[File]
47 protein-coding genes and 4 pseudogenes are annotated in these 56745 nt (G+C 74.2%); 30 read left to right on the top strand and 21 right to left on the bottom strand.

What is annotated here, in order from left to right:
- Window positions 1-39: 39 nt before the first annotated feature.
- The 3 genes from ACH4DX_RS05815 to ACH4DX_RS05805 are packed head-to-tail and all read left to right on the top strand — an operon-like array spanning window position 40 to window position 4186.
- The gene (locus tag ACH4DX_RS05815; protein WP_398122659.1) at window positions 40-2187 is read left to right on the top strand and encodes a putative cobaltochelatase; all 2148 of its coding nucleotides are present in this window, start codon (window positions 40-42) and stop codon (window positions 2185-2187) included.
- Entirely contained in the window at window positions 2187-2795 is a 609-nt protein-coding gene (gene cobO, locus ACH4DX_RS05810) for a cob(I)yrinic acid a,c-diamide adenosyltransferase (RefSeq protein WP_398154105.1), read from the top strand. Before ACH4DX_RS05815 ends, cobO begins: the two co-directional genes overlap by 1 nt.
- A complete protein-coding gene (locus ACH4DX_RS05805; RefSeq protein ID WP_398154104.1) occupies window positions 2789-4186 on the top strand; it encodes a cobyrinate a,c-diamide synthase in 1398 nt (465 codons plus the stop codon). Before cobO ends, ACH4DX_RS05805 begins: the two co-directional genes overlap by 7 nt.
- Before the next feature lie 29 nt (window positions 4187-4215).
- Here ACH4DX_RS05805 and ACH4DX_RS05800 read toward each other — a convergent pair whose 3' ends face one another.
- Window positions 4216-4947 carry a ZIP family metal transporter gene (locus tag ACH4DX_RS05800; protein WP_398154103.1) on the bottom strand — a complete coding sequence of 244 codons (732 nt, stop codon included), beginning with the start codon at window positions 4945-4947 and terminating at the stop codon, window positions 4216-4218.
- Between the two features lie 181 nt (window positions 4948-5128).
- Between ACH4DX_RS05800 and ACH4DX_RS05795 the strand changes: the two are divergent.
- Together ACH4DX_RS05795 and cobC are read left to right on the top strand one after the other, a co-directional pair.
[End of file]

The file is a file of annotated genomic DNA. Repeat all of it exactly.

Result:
47 protein-coding genes and 4 pseudogenes are annotated in these 56745 nt (G+C 74.2%); 30 read left to right on the top strand and 21 right to left on the bottom strand.

What is annotated here, in order from left to right:
- Window positions 1-39: 39 nt before the first annotated feature.
- The 3 genes from ACH4DX_RS05815 to ACH4DX_RS05805 are packed head-to-tail and all read left to right on the top strand — an operon-like array spanning window position 40 to window position 4186.
- The gene (locus tag ACH4DX_RS05815; protein WP_398122659.1) at window positions 40-2187 is read left to right on the top strand and encodes a putative cobaltochelatase; all 2148 of its coding nucleotides are present in this window, start codon (window positions 40-42) and stop codon (window positions 2185-2187) included.
- Entirely contained in the window at window positions 2187-2795 is a 609-nt protein-coding gene (gene cobO, locus ACH4DX_RS05810) for a cob(I)yrinic acid a,c-diamide adenosyltransferase (RefSeq protein WP_398154105.1), read from the top strand. Before ACH4DX_RS05815 ends, cobO begins: the two co-directional genes overlap by 1 nt.
- A complete protein-coding gene (locus ACH4DX_RS05805; RefSeq protein ID WP_398154104.1) occupies window positions 2789-4186 on the top strand; it encodes a cobyrinate a,c-diamide synthase in 1398 nt (465 codons plus the stop codon). Before cobO ends, ACH4DX_RS05805 begins: the two co-directional genes overlap by 7 nt.
- Before the next feature lie 29 nt (window positions 4187-4215).
- Here ACH4DX_RS05805 and ACH4DX_RS05800 read toward each other — a convergent pair whose 3' ends face one another.
- Window positions 4216-4947 carry a ZIP family metal transporter gene (locus tag ACH4DX_RS05800; protein WP_398154103.1) on the bottom strand — a complete coding sequence of 244 codons (732 nt, stop codon included), beginning with the start codon at window positions 4945-4947 and terminating at the stop codon, window positions 4216-4218.
- Between the two features lie 181 nt (window positions 4948-5128).
- Between ACH4DX_RS05800 and ACH4DX_RS05795 the strand changes: the two are divergent.
- Together ACH4DX_RS05795 and cobC are read left to right on the top strand one after the other, a co-directional pair.